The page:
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Background: South Africa accounts for more than a seventh of the global population living with HIV/AIDS and TB, and ranks highest in HIV/TB co-infection worldwide. Consequent high child mortality is exacerbated by child malnutrition, which is an important indicator of health status and is associated with morbidity as well as mortality. Rural areas usually present with the greatest burden of morbidity and mortality, yet the extent of geographical disparities in child mortality, malnutrition and HIV/TB has hardly been explored. This is a reservoir of information useful for effective public health interventions. In this thesis we investigated the factors associated with childhood HIV/TB mortality and malnutrition, how they interrelate and their spatial distribution in the rural Agincourt sub-district located in north-east South Africa close to the border with Mozambique. Rationale: Africa at large lacks data that are routinely and reliably collected then validated, to guide policy and intervention programmes. Causes of deaths and even death counts are often misclassified and underestimated respectively, especially for children. To bridge this gap, a health and socio-demographic surveillance systems located in the rural Agincourt sub-district hosts which annually collects and collates data on vital events including fertility, mortality and migration. These data have been collected since 1992 to-date and now cover 80,000 people living in more than 16,000 households situated in 27 villages; all households are fully geo-coded. These hierarchical data allow us to address several epidemiological questions on how person, place (spatial) and time (temporality) have impacted on mortality and malnutrition patterns in children living in the rural Agincourt sub-district. Objectives: The aims of this thesis were both methodological and applied: Methodological (1) To investigate the presence of spatial autocorrelation in the Agincourt sub-district and model this using geographical and geo-statistical procedures (2) To model large spatial random effects accurately and efficiently (3) To model hierarchical data with zero inflated outcomes Applied (1) To investigate childhood HIV/TB mortality determinants and their geographical distribution using retrospective and cross-sectional data (2) To determine factors associated with malnutrition outcomes adjusting for their multivariate spatial random effects and selection bias for children under five years (3) To model how the associated factors were interrelated as either underlying or proximate factors of child mortality or malnutrition using pathway analysis. Methods: We conducted a secondary data analysis based on retrospective and cross-sectional data collected from 1992 to 2010 from the Agincourt sub-district in rural northeast South Africa. During the period of our study 71,057 children aged 0 to 9 years from 15,703 households were observed. All the data in the thesis were for children aged 1 to under 5 except for the chapter 6 (last paper) who were aged from 0 to 9 years of age. Child HIV/TB death and malnutrition were the outcome measures; mortality was derived from physicianbased verbal autopsy. We investigated presence of spatial autocorrelation using Moran’s and Geary’s coefficients, semi-variograms and estimated the spatial parameters using Bayesianbased univariate and multivariate procedures. Regression modelling that adjusted for spatial random effects was done using linear regression and zero inflated variants for logistic, Poisson and Negative Binomial regression models. Structural equation models were used in modelling the complex relationships between multiple exposures and child HIV/TB mortality and malnutrition portrayed by conceptual frameworks. Risk maps were drawn based on spatial residuals (posteriors) with prediction (kriging) procedures used to estimate for households where no data were observed. Statistical inference on parameter estimation was done using both the frequentist; maximum likelihood estimation and Bayesian; Markov Chain Monte Carlo (MCMC) directly and sometimes aided with Metropolis Hastings or Integrated Nested Laplace Approximations (INLA). Results: The levels of child under-nutrition in this area were: 6.6% wasted, 17.3% stunted and 9.9% underweight. Moran’s (I) and Geary’s (c) coefficients indicated that there was global and local clustering respectively. Estimated severity of spatial variation using the partial-sill-to-sill ratio yielded 12.1%, 4.7% and 16.5%, for weight-for-age, height-for-age and weight-for-height Z-scores measures respectively. Maternal death had the greatest negative impact on child HIV/TB mortality. Other determinants included being a male child and belonging to a household that had experienced multiple deaths. A protective effect was found in households with better socio-economic status and where older children were present. Pathway analyses of these factors showed that HIV had a significant mediator effect and the greatest worsening effect on malnutrition after controlling for low birth-weight selection bias Several spatial hot spots of mortality and malnutrition were observed, with these regions consistently emerging as areas of greater risk, which reinforces geographical differentials in these public health indicators. Conclusion: Modelling that adjusts for spatial random effects, is a potentially useful technique to disclose hidden patterns. These geographical differences are often ignored in epidemiological regression modelling resulting in reporting of biased estimates. Proximate and underlying determinants, notably socioeconomic status and maternal deaths, impacteddirectly and indirectly on child mortality and malnutrition. These factors are highly relevant locally and should be used to formulate interventions to reduce child mortality. Spatial prediction maps can guide policy on where to best target interventions. Child interventions can be more effective if there is a dual focus: treatment and care for those already HIV/TB infected, coupled with prevention in those geographical areas of greatest risk. Public health population-level interventions aimed at reducing child malnutrition are pivotal in lowering morbidity and mortality in remote areas. Keywords: HIV/TB, Child mortality, Child malnutrition, Conceptual framework, Spatial analysis, MCMC, Path analysis, South Africa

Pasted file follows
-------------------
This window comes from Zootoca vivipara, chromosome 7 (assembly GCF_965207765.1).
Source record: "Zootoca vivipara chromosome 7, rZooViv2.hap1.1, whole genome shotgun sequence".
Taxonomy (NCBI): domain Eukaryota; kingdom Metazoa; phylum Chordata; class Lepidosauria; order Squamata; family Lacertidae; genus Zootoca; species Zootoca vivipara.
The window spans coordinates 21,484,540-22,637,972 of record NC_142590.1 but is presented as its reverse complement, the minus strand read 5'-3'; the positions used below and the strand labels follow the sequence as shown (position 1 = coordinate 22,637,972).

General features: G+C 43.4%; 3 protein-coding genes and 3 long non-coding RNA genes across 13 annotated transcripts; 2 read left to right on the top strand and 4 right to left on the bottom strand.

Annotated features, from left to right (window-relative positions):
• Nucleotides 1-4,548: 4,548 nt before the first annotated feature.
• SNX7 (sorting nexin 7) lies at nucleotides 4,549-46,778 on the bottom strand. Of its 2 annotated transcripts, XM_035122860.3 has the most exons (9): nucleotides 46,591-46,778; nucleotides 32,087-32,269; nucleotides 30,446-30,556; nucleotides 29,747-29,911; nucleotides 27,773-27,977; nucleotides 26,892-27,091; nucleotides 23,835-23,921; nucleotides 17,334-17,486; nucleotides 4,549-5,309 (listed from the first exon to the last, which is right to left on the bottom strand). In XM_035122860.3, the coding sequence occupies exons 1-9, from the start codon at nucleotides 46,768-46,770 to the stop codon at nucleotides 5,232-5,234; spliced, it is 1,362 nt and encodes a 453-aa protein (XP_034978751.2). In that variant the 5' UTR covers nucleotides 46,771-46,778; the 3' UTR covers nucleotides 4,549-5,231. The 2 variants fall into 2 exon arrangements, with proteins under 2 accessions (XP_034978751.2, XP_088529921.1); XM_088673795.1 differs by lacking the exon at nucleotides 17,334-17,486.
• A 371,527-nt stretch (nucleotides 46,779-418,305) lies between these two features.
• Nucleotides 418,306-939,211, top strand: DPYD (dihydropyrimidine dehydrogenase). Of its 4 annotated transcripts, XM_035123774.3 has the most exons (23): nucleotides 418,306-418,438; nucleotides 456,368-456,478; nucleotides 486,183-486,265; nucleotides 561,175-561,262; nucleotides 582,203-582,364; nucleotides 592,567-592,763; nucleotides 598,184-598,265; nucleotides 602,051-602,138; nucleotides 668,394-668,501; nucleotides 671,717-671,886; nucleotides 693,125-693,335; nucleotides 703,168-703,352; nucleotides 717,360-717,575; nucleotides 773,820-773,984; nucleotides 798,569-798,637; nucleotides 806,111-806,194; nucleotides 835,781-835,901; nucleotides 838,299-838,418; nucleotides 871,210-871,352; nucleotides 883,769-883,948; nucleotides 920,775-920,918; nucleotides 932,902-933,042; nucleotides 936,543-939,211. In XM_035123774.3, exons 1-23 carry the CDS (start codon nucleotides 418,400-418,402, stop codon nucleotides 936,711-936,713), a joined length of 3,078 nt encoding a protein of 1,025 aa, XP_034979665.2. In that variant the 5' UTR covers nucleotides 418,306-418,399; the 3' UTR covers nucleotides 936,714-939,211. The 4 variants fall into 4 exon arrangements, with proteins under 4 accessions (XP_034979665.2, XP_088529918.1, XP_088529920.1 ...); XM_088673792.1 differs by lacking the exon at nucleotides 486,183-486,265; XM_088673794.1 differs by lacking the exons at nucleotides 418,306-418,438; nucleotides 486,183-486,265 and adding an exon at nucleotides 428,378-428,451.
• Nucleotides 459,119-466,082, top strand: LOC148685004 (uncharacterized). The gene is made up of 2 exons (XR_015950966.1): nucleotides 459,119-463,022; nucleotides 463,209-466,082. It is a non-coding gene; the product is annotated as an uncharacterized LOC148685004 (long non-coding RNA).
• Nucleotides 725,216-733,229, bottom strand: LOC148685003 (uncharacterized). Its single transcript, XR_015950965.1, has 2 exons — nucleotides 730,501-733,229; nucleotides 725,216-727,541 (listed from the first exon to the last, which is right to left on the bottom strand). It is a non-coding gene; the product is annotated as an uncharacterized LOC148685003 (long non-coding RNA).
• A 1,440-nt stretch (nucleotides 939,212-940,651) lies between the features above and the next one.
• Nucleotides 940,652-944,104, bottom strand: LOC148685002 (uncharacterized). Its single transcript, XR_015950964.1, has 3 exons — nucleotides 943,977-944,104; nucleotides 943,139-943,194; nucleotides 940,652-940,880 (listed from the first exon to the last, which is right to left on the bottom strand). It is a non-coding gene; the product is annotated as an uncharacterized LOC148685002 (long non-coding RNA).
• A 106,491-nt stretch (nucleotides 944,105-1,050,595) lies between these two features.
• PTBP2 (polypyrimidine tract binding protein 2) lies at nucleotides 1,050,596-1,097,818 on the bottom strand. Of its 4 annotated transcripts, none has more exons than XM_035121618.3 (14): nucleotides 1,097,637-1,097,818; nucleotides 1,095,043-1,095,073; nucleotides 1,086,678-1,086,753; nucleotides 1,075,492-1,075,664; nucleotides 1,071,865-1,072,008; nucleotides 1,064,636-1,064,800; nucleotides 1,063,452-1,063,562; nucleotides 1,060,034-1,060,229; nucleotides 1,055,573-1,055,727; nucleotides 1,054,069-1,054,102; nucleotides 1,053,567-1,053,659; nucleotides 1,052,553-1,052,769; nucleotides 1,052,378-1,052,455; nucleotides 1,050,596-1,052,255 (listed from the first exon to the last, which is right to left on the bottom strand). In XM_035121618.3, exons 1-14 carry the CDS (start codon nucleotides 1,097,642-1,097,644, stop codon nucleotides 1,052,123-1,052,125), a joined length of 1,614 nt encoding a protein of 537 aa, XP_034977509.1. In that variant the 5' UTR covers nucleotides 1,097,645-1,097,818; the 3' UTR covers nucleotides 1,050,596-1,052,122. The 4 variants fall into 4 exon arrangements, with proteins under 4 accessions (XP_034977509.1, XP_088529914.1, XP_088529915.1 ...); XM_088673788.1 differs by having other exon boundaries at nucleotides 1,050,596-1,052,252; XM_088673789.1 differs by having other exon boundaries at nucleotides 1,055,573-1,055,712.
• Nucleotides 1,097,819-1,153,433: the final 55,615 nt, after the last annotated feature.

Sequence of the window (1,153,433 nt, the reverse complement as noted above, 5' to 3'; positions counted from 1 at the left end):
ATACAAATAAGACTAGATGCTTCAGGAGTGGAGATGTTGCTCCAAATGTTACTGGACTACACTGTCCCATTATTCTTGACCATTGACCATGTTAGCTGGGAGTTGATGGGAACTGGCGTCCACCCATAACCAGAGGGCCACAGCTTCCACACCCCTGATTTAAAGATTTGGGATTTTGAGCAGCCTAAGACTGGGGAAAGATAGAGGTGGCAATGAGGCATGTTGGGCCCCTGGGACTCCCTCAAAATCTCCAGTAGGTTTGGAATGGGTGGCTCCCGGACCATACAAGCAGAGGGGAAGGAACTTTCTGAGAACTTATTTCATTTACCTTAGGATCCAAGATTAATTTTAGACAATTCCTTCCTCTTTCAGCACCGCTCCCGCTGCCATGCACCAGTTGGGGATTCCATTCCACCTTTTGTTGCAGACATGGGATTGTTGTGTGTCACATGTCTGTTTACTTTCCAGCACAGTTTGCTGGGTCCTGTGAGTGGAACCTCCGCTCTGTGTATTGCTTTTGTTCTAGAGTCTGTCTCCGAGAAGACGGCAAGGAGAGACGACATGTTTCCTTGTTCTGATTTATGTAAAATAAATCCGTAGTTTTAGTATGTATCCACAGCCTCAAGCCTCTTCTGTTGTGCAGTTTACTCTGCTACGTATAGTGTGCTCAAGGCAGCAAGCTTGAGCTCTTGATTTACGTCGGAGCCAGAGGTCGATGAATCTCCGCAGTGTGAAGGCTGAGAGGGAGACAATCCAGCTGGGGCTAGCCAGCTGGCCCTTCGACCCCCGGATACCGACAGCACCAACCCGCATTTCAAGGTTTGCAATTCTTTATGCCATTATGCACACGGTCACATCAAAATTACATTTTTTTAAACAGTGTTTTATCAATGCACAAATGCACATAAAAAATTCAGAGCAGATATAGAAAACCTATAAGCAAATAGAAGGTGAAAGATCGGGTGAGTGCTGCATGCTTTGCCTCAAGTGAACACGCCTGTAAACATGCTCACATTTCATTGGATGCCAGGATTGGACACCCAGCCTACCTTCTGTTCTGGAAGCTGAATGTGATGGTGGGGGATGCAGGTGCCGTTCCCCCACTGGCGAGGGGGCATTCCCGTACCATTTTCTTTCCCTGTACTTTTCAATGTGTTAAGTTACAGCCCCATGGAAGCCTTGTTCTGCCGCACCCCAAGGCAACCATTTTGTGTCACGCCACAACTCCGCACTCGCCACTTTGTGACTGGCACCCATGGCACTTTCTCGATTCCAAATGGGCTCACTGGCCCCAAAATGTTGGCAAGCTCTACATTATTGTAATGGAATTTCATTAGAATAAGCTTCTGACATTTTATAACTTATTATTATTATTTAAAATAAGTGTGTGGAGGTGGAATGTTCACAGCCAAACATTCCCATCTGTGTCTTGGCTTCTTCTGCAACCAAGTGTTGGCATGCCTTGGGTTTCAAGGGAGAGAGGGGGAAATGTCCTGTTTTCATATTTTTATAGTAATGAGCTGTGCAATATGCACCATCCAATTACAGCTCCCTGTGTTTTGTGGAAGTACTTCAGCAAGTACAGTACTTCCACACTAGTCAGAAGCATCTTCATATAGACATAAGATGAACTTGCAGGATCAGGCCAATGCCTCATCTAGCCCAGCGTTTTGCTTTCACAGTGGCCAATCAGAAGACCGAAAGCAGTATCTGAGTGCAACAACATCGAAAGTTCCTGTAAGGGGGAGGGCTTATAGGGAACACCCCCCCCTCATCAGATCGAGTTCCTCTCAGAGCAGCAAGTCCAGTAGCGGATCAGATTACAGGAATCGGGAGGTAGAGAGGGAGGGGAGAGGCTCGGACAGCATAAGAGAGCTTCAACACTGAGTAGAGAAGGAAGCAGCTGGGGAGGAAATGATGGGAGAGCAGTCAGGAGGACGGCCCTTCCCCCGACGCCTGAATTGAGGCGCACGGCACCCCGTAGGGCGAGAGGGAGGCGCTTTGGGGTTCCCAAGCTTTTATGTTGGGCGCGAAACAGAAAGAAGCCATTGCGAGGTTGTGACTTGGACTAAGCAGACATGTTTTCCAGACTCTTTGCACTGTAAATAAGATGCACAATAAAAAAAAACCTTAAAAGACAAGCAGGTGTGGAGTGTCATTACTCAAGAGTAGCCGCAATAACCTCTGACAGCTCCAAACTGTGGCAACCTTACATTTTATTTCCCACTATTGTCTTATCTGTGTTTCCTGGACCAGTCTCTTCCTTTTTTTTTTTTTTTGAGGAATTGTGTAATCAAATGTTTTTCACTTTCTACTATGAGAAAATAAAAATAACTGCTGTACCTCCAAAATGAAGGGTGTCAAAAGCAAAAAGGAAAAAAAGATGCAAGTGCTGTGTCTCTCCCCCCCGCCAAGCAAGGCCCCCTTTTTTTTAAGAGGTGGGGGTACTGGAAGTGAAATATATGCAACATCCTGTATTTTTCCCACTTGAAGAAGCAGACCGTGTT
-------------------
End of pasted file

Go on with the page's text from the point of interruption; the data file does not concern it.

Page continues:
child mortality, HIV/TB, conceptual framework, spatial analysis, path analysis, South Africa